Accumulation of tissue inhibitor of metalloproteinases-3 in human eyes with Sorsby's fundus dystrophy or retinitis pigmentosa

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Tissue inhibitor of metalloproteinases-3 (TIMP-3) is normally synthesised by the retinal pigment epithelium (RPE) and deposited in Bruch's membrane. Mutations in the TIMP3 gene cause Sorsby's fundus dystrophy (SFD), which is characterised by thickening of Bruch's membrane, choroidal neovascularisation, and photoreceptor degeneration. To elucidate the role of TIMP-3 in human retinal degenerative diseases, we immunolocalised TIMP-3 in eyes with SFD caused by the Ser-181-Cys TIMP3 gene mutation or retinitis pigmentosa (RP; not caused by TIMP3 mutations).


Standard light microscopic immunocytochemistry, including antigen retrieval, was used to localise TIMP-3 in paraffin sections of human eyes: two with SFD, three with different genetic forms of RP, and two normal.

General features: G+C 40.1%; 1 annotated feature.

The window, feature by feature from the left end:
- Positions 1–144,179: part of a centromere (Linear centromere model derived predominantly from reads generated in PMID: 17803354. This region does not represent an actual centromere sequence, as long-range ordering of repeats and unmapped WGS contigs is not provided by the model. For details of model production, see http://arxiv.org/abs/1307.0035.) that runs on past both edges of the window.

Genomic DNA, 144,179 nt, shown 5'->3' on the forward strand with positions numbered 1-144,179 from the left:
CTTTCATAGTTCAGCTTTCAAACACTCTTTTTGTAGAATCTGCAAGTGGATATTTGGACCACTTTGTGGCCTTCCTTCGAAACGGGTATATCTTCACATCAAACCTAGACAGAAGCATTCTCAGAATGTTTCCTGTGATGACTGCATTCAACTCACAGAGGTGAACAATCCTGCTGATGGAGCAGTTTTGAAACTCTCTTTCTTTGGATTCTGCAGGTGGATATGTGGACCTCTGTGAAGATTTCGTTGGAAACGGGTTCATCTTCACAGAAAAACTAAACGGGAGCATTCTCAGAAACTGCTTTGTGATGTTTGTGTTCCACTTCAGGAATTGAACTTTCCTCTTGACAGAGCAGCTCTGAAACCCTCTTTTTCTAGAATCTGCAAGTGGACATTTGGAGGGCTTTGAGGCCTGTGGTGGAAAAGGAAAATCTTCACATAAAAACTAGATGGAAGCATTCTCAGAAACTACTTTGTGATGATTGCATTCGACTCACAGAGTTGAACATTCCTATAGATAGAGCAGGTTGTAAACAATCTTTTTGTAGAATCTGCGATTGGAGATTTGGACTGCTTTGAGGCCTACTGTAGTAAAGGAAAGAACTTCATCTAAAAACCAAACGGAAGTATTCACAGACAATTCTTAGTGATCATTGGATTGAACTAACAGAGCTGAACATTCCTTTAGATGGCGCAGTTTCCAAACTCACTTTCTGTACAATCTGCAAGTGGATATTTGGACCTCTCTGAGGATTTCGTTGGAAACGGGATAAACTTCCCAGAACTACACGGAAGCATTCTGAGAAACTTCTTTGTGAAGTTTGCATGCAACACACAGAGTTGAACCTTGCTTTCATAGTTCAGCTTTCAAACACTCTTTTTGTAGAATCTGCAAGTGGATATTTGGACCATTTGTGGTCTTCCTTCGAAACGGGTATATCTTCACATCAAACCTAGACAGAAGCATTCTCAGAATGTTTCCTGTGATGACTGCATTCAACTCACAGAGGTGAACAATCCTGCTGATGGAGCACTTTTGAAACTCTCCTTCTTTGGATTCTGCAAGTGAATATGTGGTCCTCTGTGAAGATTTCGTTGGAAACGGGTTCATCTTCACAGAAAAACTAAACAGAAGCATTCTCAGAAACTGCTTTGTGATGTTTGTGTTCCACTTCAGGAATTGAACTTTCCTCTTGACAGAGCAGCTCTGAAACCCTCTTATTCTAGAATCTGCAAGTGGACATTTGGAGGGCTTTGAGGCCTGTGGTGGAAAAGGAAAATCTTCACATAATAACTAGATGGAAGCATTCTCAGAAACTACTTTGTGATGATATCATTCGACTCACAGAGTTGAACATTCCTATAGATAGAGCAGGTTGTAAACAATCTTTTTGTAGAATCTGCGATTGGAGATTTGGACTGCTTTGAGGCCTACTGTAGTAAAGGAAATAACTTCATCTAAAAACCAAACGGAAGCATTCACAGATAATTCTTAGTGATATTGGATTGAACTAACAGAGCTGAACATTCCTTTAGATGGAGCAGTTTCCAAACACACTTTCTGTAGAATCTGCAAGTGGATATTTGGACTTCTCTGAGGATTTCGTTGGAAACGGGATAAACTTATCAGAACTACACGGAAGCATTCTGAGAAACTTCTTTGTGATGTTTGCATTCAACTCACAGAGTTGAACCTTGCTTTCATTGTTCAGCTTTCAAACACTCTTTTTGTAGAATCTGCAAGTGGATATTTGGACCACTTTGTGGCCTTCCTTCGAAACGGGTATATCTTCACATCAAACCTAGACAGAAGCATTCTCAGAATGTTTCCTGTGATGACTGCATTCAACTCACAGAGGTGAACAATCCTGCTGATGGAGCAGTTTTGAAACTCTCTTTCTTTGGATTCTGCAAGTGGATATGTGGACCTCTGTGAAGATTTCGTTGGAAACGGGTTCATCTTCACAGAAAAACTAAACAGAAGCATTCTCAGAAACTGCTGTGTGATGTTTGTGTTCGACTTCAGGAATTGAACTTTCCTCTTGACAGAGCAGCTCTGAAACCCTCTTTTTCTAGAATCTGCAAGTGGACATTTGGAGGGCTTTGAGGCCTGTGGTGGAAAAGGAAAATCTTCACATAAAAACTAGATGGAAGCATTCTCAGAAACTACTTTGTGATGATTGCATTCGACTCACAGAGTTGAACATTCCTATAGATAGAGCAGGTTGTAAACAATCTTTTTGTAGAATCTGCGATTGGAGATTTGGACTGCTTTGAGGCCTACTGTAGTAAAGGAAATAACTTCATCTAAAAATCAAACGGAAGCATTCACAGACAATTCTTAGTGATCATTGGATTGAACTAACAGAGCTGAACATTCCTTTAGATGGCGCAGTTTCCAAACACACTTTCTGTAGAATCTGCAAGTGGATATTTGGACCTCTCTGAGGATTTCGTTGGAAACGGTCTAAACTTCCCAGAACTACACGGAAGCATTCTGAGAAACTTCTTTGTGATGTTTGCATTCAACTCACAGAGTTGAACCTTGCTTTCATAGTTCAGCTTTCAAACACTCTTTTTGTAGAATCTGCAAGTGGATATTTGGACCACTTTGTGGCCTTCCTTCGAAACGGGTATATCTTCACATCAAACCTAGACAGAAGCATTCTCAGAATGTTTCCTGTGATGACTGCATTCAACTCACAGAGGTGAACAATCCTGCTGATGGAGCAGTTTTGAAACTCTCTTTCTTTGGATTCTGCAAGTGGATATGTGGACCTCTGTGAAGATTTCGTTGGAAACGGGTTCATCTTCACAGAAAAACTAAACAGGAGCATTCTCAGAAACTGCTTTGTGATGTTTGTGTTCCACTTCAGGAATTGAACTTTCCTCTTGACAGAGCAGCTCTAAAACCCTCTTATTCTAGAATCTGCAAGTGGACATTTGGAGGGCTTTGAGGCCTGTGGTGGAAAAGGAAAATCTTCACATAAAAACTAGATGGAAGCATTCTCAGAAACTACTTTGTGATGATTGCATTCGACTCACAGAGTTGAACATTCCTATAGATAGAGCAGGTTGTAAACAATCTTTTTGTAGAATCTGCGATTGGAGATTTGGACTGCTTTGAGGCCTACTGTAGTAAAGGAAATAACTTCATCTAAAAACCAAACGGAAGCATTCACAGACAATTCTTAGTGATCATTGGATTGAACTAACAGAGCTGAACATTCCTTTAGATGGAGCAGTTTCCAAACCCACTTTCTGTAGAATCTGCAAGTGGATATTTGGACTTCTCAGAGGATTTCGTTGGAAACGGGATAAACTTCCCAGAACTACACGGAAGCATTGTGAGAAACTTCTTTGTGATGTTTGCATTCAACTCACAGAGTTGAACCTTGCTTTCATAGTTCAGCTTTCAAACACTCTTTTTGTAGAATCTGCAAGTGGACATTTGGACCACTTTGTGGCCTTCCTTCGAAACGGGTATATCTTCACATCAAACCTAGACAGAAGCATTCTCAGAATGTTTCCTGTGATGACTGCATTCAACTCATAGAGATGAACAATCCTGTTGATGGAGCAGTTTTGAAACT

In the SFD eyes, the thickened Bruch's membrane was strongly TIMP-3 positive except where RPE cells had degenerated. Similarly, in the RP eyes, Bruch's membrane was TIMP-3 positive except where RPE cells were lost, consistent with ongoing RPE mediated turnover of TIMP-3 in this region. In areas of total photoreceptor loss, migrated RPE cells formed cuffs around blood vessels in the RP retinas. Thick, TIMP-3 positive extracellular matrix (ECM) deposits associated with the migrated RPE cells occluded some vascular lumina, correlating with the observed loss of inner retinal neurons in RP.


TIMP-3 is a component of the increased ECM sequestered in Bruch's membrane in SFD. Further information is needed on normal TIMP-3/ECM interactions in Bruch's membrane and the effect of mutant TIMP-3 on this process. The finding of TIMP-3 accumulations in retinas with RP not caused by TIMP-3 mutations emphasises the importance of ECM remodelling in normal and diseased human eyes.

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